Congo is a nation of many ironies. Here is a capital city replete with brand new SUV’s and rickety VW buses. There are few functional land line telephones in a city of over eight million people. Yet everyone seems to have a cell phone and prepaid minutes are sold almost everywhere in $5 increments. I was downtown today with my boss for several meetings and in the afternoon we realized we were both out of cell phone minutes. He handed me some money so that we could stock up. I set out into the hot sun to look for someone selling phone time. (Another irony: As you probably know, this is a very poor country and cell phone minutes are among the several daily items that are very expensive. It’s about $0.20 a minute to call within Congo and $0.50 to call the USA.) I walked about a half-block and found a kiosk where a woman had a refrigerator and she was selling cool Coca-Cola to some men who were taking a break from the sun. She had some signs hanging down advertising phone cards. A man on my side of the counter asked me what I needed and I told him, “$30 in Voda-Com cell credit, please”. I handed him the $50 bill and he promptly ran down the street and around the corner. My first thought was to yell after him. Now, since nobody was making any commotion and since I figured they’d be laughing at me if the foreigner had just been taken for $50, I waited. I thought to myself, “I guess I’ll be waiting here until that $50 comes back or until a $20 comes back with $30 of phone credit or until I come up with a good enough story to explain why I lost that money and didn’t put up a fight.” Sure enough a few minutes later the business man comes trotting back with the phone minutes and the change. I’m sure he ran to make the arrangements as quick as possible and then ran right back. This, my friends, is Congo.
There are so many things being sold on the streets here in Kinshasa that if you needed almost anything you could probably stand on the sidewalk and just yell out your need for some facial tissues or a sport coat or the transmission for a 1993 Ford Taurus and someone would come running with three to choose from.
Here’s a wild thought for you. I have officially landed in a world where the microwave oven does not exist. OK, I don’t really know if there are any microwave ovens here but I haven’t seen any and when I do see one, I will try to make sure that it works and I will report on it here on the website. Most appliances are here, even if many people can’t afford them. The microwave loves to eat a lot of electricity to do its magic. I bet if I plugged one in right now and zapped some soup I’d take down all of the electricity in the entire neighborhood. This is a good and bad. It means that restaurant food was not zapped if it’s hot when it lands on my plate. It also means that leftovers are harder to reheat. That’s mostly what the microwave is good for anyway, right? That and softening butter for baking. But here the butter softens itself just fine.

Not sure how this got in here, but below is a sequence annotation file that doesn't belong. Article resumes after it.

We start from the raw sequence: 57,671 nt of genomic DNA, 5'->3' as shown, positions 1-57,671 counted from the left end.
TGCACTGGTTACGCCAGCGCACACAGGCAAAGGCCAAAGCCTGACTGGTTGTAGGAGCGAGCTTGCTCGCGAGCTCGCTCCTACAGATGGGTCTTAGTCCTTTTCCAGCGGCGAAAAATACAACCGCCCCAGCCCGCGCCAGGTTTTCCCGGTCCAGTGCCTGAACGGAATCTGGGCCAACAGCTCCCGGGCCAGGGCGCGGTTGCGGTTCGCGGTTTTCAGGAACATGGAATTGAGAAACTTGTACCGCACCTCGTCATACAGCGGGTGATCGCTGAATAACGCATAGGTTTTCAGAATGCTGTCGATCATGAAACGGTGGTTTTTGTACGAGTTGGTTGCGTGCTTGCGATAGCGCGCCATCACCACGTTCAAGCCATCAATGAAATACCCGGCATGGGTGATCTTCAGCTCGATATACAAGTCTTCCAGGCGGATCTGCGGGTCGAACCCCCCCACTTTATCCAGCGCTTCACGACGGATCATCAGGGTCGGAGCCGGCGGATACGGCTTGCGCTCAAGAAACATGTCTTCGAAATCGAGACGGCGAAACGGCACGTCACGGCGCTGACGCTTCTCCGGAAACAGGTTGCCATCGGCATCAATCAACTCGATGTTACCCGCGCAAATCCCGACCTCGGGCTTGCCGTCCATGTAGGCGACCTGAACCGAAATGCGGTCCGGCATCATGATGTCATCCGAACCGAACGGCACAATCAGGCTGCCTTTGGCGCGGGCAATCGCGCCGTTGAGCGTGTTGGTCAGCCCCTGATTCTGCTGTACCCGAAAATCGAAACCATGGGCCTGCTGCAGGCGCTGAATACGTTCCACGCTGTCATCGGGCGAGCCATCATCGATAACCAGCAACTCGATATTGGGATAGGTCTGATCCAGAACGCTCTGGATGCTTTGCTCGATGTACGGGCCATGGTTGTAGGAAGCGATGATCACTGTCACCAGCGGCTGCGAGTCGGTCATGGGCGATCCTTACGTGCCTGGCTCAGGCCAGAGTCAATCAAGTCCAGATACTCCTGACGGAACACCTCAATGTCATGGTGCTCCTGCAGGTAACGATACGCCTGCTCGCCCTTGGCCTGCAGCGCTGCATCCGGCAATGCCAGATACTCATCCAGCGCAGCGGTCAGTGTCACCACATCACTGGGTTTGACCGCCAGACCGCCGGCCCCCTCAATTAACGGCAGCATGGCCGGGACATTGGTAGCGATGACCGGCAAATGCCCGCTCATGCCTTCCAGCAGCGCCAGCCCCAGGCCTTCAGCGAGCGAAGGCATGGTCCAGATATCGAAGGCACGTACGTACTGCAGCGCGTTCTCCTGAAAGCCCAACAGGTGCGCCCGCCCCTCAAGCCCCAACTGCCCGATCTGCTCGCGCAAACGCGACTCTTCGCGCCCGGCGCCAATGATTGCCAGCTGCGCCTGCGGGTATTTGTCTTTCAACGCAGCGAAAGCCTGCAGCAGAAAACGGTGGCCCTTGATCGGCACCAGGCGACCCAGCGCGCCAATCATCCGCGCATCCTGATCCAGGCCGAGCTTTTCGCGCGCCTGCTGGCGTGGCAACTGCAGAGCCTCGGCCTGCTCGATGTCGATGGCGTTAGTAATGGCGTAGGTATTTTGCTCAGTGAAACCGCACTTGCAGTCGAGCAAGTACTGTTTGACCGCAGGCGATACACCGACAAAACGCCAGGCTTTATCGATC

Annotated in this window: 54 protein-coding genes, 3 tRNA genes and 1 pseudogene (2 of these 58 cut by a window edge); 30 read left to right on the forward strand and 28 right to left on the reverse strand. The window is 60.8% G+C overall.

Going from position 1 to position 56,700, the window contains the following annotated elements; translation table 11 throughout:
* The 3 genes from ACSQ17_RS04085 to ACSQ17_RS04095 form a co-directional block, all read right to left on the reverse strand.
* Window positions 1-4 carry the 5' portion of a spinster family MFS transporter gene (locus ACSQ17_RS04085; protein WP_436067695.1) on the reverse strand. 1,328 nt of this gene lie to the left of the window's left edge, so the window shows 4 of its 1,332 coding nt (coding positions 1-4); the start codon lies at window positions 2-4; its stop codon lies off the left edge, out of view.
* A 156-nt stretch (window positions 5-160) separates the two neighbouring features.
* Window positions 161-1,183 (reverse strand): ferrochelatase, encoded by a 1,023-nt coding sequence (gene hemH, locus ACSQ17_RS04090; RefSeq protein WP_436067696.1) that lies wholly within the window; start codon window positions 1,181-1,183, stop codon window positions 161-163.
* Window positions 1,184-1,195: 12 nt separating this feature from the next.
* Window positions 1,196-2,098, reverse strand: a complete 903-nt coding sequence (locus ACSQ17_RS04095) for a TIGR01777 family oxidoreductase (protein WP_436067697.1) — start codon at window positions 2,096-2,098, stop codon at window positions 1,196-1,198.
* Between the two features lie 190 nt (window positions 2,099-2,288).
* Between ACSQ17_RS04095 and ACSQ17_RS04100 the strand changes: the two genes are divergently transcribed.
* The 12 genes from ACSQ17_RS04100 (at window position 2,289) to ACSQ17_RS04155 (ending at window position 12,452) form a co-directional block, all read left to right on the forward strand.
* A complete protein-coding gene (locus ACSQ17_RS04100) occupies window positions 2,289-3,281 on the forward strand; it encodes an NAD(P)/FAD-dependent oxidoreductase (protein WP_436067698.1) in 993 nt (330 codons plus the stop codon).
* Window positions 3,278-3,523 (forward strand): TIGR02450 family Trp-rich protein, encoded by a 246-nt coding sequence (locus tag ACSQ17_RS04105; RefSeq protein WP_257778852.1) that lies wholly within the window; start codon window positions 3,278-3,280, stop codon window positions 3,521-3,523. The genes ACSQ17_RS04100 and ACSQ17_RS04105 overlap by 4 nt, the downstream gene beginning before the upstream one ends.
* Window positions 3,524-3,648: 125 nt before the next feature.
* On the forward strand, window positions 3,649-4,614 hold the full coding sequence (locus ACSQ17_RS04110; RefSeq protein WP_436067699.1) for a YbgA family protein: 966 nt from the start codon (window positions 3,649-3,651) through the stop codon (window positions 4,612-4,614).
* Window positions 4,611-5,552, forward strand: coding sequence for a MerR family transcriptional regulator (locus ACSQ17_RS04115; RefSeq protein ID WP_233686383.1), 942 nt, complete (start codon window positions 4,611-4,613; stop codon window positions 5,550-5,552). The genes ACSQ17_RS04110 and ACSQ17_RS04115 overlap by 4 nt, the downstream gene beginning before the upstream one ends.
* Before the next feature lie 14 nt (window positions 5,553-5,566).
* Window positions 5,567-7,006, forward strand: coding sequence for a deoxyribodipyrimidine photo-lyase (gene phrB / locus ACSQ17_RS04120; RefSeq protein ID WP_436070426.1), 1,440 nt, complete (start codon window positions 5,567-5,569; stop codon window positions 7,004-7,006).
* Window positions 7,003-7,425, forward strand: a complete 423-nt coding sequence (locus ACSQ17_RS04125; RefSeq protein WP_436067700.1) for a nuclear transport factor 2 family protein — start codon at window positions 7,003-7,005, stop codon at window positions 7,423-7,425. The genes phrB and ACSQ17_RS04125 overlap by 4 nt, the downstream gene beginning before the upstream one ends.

I also went to the US Embassy today to register my presence here and get some new blank pages added to my passport. It’s a collection of bright white buildings with a bright white fence and a bright red, white, and blue flag. In a way it was like entering a private club. We approach and the five guards out front are gruff asking who we are and why we want in and what our business is. Then we flash the American ID and they act like we own the place, “well come right in!” I have to say that the consular staff there are very nice (to Americans like me at least). They welcomed me to Congo and gave me a packet of information on how to stay safe. They told me that they will be coming through Kisangani every couple of months to visit with the Americans there. I asked how many there are and they said 10-15 which is more than I thought there were. It’ll be interesting to see if those meetings really happen.
There are lots of little guys around here who try to make some money by hanging out in the streets and acting like they are guiding you into parking spots, or by conscripting themselves to guard your car while you are in the store, or just by begging. If only these guys could be in school making grades rather than spare change. It reminds me of what we are trying to accomplish by the grace of God.
One last irony: I studied French from 8th grade to 12th grade. I was in a TV Production class at the start of 8th grade that was not very interesting or challenging and the French teacher asked me if I’d like to drop that and join French 1 about a month into the school year. She said she’d tutor me and catch me up. Thanks to her and to my terrific high school French teacher Mike Buscaglia as well as friends from Haiti and Africa, I am fluent today. But here’s the irony. French numbers are a little tricky. There’s no seventy. It’s sixty plus ten. There’s no eighty, it’s four-twenties. There’s no ninety-nine. It’s four-twenties-plus-nineteen. I have never been too great with the numbers since I came in after they’d already learned them in French 1. On top of that the French here is influenced by the Belgians who colonized DR Congo. They have some numbers that they created to deal with the French wackiness. Here I am, the guy who is weak on his French numbers, working in micro-FINANCE. Suffice it to say that my numbers are improving by the day - and thank goodness the calculators are in English
Loan money repaid. Thankfully it’s not my job to count it in FRENCH!